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Wealth management is becoming the next battle arena for Hong Kong’s two-year-old virtual banking sector. Photo: Shutterstock

Hong Kong virtual banks target billion-dollar wealth management fees as HSBC, Chinese banks slip up

  • Four of the city’s online banking platforms intend to compete for a slice of advisory and investment fees in next business leap
  • HSBC, other traditional lenders held HK$2.7 trillion worth of online investment products for clients as of June 30: HKMA data
Four of Hong Kong’s leading virtual banks are plotting their next phase of growth by targeting stable if not lucrative fees in the wealth management business, while some of their traditional industry leaders slipped up in recent quarters.

ZA Bank, Mox Bank, WeLab and Livi intend to offer wealth management services on their platforms later this year to improve or shorten their path to profitability, according to senior executives.

The focus on wealth management is seen as the next business leap since virtual banks started signing up customers in March 2020, just before the Covid-19 pandemic shifted more consumers and transactions onto mobile and internet sites.

“We believe the launch of the wealth management services will provide a stable fee income to our company, and hence a path for us to deliver a profit,” said Tat Lee, chief executive of WeLab Bank, whose backers include Li Ka-shing’s CK Hutchison and Sequoia Capital. “We can now offer fund products and wealth advisory services for investors.”

Tat Lee, CEO of WeLab Bank. Photo: Edmond So

Hong Kong’s traditional lenders had conducted HK$2.7 trillion worth of transactions in online investment products for their clients by the end of June 2021, according to data published by the Hong Kong Monetary Authority (HKMA). That is double the volume at the end of 2019, underscoring the potential in the business through digital platforms.

The HKMA has approved eight virtual banks to date to promote smart financial technology in the industry. They had accumulated 1.2 million online customers by the end of March, relying mostly on deposits and loans business. They remain unprofitable for now.

Not surprisingly, the wealth management business has become a key area of growth for HSBC, Standard Chartered and Chinese lenders like Industrial and Commercial Bank of China (ICBC). These decades-old banks have allocated vast capital to expand their reach in affluent markets like Hong Kong and Singapore.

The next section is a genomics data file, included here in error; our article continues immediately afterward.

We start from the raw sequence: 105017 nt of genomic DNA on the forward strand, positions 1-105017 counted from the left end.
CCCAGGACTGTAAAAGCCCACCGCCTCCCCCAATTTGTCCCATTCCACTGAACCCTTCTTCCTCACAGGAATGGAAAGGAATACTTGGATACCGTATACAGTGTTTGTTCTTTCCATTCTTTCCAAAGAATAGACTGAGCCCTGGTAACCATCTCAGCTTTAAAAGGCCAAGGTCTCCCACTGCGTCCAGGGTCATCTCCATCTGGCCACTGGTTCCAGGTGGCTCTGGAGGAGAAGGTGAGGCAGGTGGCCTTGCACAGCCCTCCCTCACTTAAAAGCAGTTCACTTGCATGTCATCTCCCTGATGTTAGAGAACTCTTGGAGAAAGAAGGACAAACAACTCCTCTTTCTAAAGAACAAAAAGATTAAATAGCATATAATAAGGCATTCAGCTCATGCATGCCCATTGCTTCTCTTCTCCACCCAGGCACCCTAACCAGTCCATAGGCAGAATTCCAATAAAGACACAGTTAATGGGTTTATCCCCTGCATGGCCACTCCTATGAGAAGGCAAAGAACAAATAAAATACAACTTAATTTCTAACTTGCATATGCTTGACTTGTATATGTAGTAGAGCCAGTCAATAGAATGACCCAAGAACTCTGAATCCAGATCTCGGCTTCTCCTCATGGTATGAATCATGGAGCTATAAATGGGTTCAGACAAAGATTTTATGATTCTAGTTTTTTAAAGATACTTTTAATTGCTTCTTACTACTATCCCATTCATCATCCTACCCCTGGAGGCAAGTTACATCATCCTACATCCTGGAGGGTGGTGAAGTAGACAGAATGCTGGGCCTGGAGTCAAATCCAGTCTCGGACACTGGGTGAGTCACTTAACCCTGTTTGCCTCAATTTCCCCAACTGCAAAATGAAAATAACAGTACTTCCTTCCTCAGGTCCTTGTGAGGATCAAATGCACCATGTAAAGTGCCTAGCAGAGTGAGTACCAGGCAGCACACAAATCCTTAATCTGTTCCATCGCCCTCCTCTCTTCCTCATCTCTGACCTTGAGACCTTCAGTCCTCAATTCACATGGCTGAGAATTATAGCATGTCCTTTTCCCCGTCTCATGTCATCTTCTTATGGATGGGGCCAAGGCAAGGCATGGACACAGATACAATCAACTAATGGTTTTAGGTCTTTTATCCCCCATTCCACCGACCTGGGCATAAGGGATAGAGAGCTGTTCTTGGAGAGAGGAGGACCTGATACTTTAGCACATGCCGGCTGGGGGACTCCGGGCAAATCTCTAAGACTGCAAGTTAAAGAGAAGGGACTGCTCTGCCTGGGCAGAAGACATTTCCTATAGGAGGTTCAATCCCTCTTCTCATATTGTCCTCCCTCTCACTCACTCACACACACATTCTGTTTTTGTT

While the eight virtual banks are constrained within the Hong Kong market, the future holds great promise. The launch of the Wealth Management Connect scheme has also widened access to the wealthy population in Greater Bay Area, though those efforts are not without challenges.

HSBC generated 28 per cent of its global pre-tax profit from its wealth and personal banking services, according to its first-quarter report. Revenue from the unit shrank 19 per cent as investment distribution dropped 21 per cent because of lower activity in the equity markets and branch closures in Hong Kong induced by Covid-19 curbs.

ICBC collected 45.2 billion yuan (US$4.53 billion), or 30 per cent of the group’s fees and commission income before expenses, from its personal and corporate clients in wealth management and private banking services in 2021. That was little changed from a year earlier.

“We overdid the task of reducing existing wealth management products,” the bank said in its report card on March 30.

China Construction Bank, which formed a venture with BlackRock and Temasek Holdings last year in a wealth management push, grew its wealth management and private banking fees by 19 per cent to 18.6 billion yuan. Even so, it has taken some hits, with provisions and credit losses stemming from rectifying its legacy business.

Large banking groups typically set a high threshold of at least US$1 million (HK$7.8 million) to qualify as wealth and private banking customers. Hong Kong’s virtual bank operators will have to find their niche in the lower tier of the city’s wealthy population.

Livi, a virtual bank backed by Bank of China (Hong Kong), has amassed 200,000 clients since its first day of business in May 2020. It is planning to offer wealth management services this year, subject to regulatory approval, after winning an insurance agency licence in February.

“Many wealth management customers are underserved,” its chief product officer Carol Hung Mun-sheung said. “We see high growth potential in emerging affluent customers with HK$200,000 to HK$300,000 of investible assets.”

Hong Kong has about 1.8 million affluent residents with about HK$300,000 to HK$1 million of net liquid assets to invest, WeLab’s Lee said, citing industry research. They could be served by virtual banks, he added.

ZA Bank, the largest virtual bank with 500,000 customers, has also obtained a licence to offer wealth management services on its mobile app, including fund products, chief executive Rockson Hsu said. This will help add to its menu of insurance, banking and wealth management services, he added.

Mox Bank, backed by Standard Chartered, gained 300,000 customers since launching its business in September 2020. It is currently applying for the necessary licences to join the fray, chief executive Barbaros Uygun said.

“Wealth management fee revenues will be an essential lever for virtual bank profitability in Hong Kong,” he added. “Covid-19 has shifted consumer behaviour online, making digital financial services, including wealth management services, attractive.”